Film fest promises lots of laughs
HA NOI (VNS)— What happens when a manager realises his concert hall has been double-booked on New Year's Eve – for two chorus groups made up of all housewives?
|Pratfalls: Double Trouble, directed by Joji Matsuoka in 2008, will kick off the Japanese Comedy Film Festival this week. — Photo courtesy Japan Foundation
The ensuing scramble provides material for the film Double Trouble, directed by Joji Matsuoka (2008), which will kick off the Japanese Comedy Film Festival this week. The festival, which showcases eight films from different comedic genres, will take place in Ha Noi, HCM City and the south central province of Binh Thuan from October 25 to December 1.
The plot of Double Trouble was originally created by Shinosuke Tatekawa, a popular Rakugo (Japanese traditional comedy master) highly revered for his keen observational skills and ability to depict the real emotions of contemporary people. The film will surely deliver many laughs and, surprisingly, a few tears, according to the festival organisers.
Summer Days with Coo, directed by Keiichi Hara, and Mind Game, directed by Masaaki Yuasa, represent two distinct styles of Japanese animation.
Summer Days with Coo is a conventional animation depicting the friendship between a young boy and a water sprite named Coo – a heart-warming story for all generations to enjoy.
On the other hand, Mind Game is a cutting-edge artistic animation for adults in which the possibilities of animation are explored in a unique way with a lot of sharp humour.
Director Shuichi Okita's The Chef of South Polar depicts the lives of an all-male research group in the South Pole. Living there for one year, the group must face temperatures of -54 degrees Celsius, although they also experience many comedic moments and eat delicious Japanese food that may make audiences hungry.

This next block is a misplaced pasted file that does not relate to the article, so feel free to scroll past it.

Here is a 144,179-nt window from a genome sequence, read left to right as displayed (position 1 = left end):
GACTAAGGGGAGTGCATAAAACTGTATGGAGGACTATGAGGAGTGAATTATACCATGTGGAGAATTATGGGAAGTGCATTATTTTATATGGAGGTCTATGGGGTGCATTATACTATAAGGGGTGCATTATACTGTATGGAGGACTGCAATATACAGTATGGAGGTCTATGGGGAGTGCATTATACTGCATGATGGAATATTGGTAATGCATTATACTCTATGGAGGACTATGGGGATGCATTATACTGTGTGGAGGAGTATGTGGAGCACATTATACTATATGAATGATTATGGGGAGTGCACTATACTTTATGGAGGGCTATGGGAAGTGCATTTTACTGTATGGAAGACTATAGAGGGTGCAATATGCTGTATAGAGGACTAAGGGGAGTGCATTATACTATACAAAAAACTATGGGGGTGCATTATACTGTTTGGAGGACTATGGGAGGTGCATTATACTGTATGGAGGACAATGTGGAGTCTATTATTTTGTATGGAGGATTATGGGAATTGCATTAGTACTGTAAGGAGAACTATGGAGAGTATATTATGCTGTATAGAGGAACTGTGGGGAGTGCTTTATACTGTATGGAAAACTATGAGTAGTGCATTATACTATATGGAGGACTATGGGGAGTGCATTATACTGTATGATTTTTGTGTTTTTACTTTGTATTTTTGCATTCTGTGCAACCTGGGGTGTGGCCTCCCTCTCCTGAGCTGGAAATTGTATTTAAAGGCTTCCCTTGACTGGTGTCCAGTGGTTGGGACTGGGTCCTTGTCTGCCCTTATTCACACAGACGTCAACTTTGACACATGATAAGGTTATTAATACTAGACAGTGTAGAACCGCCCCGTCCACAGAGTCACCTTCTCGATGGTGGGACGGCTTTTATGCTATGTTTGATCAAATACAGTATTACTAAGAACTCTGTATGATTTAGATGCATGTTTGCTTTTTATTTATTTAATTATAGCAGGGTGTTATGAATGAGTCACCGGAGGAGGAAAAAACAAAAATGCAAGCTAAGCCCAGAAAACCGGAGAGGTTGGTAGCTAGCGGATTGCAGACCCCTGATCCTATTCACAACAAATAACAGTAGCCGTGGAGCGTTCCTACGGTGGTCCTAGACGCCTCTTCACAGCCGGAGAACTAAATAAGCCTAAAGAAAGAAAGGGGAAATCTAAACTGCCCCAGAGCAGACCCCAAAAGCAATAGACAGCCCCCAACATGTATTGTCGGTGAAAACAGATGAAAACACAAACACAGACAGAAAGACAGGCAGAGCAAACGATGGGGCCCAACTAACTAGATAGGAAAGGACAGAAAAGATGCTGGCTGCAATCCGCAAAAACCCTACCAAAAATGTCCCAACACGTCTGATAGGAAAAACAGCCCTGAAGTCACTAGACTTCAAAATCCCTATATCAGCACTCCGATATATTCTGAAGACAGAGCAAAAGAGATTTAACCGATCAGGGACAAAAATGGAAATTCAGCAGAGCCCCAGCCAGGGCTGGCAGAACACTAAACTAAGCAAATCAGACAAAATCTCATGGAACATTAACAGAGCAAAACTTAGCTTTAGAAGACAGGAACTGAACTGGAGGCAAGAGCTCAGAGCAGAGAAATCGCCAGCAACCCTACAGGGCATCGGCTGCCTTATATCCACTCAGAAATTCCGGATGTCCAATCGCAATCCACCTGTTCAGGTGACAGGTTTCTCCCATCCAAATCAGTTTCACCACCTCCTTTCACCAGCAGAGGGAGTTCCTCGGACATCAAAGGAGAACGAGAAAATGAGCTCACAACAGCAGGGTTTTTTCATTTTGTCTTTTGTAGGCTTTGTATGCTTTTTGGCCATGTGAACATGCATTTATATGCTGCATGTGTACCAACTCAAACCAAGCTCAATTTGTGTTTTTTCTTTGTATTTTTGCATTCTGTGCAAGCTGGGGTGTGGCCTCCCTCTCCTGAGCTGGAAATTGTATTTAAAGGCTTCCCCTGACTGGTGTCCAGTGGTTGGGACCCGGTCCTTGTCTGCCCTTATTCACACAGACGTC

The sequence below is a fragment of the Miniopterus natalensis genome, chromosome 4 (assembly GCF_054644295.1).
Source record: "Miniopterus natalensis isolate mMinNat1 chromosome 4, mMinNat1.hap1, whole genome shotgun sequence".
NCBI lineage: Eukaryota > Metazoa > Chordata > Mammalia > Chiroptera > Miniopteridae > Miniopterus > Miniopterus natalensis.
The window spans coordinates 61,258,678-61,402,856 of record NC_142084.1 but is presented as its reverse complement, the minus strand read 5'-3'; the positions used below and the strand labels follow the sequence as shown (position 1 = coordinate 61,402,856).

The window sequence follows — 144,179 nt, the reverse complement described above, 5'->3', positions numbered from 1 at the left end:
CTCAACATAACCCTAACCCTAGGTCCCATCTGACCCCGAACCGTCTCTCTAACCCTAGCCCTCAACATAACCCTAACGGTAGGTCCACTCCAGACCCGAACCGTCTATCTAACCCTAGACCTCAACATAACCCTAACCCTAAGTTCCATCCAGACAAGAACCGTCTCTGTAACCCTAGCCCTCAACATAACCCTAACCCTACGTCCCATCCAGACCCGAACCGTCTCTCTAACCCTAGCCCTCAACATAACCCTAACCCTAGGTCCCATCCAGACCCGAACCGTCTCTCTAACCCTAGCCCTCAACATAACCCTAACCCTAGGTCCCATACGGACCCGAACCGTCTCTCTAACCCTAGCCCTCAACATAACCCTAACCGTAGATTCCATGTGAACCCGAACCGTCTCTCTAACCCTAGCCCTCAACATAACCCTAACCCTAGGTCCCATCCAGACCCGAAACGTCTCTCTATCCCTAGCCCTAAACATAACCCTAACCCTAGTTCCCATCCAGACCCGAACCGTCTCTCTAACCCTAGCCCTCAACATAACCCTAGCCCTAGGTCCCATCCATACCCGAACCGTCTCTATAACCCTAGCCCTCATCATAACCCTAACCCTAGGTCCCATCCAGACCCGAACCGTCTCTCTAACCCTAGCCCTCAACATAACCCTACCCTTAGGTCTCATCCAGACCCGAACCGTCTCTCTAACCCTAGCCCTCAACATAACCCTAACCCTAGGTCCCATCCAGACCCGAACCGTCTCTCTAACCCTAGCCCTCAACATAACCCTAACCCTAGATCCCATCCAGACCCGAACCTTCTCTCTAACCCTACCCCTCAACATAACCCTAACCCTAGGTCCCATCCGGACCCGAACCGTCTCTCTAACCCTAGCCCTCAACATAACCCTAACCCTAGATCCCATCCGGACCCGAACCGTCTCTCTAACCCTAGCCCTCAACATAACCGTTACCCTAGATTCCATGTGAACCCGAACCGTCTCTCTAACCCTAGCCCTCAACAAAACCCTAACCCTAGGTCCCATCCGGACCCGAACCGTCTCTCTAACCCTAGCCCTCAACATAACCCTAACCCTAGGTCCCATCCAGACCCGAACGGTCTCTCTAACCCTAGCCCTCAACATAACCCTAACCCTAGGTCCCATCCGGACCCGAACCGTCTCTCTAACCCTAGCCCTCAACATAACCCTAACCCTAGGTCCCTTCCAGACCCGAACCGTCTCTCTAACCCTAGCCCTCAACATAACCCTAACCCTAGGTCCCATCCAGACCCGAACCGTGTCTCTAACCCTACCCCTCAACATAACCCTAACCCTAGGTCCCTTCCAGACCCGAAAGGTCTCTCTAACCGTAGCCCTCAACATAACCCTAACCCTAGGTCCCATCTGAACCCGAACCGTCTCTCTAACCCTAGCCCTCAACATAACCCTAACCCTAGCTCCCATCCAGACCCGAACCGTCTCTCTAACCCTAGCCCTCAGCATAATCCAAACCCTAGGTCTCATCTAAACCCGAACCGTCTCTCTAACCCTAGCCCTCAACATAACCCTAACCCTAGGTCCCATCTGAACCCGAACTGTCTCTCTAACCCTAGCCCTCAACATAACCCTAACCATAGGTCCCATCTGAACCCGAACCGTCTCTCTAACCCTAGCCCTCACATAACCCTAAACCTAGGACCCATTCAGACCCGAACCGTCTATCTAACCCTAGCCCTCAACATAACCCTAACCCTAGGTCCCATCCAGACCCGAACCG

In Cannonball Wedlock, directed by Koji Maeda, the latest film in this year's film festival, a woman in her mid-20s dating five men must choose the best one for her.
The female protagonist of Hush!, directed by Ryosuke Hashiguchi, is not so fortunate. In this award-winning film, a lonely female wants to have a baby with one of her two male friends, but both of them are gay. The heartfelt tone reveals that comedy is not only for producing laughter, but also for re-thinking one's perspective on life.
The same goes for the last two films, Permanent Nobara, directed by Daihachi Yoshida, and A Good Husband, directed by Isao Yukisada, which might not be categorised strictly as comedy. Both of the films deal with dramas more serious than light-hearted, although they also have witty undertones.
The festival will take place in Ha Noi from October 25 to November 4 at the National Cinema Centre, 87 Lang Ha Street. All films will be screened with both English and Vietnamese subtitles. Free tickets can be picked up at 27 Quang Trung Street.
The movies will be screened from November 16 to 18 at 19/4 Cinema, 30 Nguyen Du Street, in Phan Thiet City, and from November 24 to December 1 at Dong Da Cinema, 890 Tran Hung Dao Street in HCM City. Tickets are not required. All films will be shown with English subtitles and Vietnamese voice-over. — VNS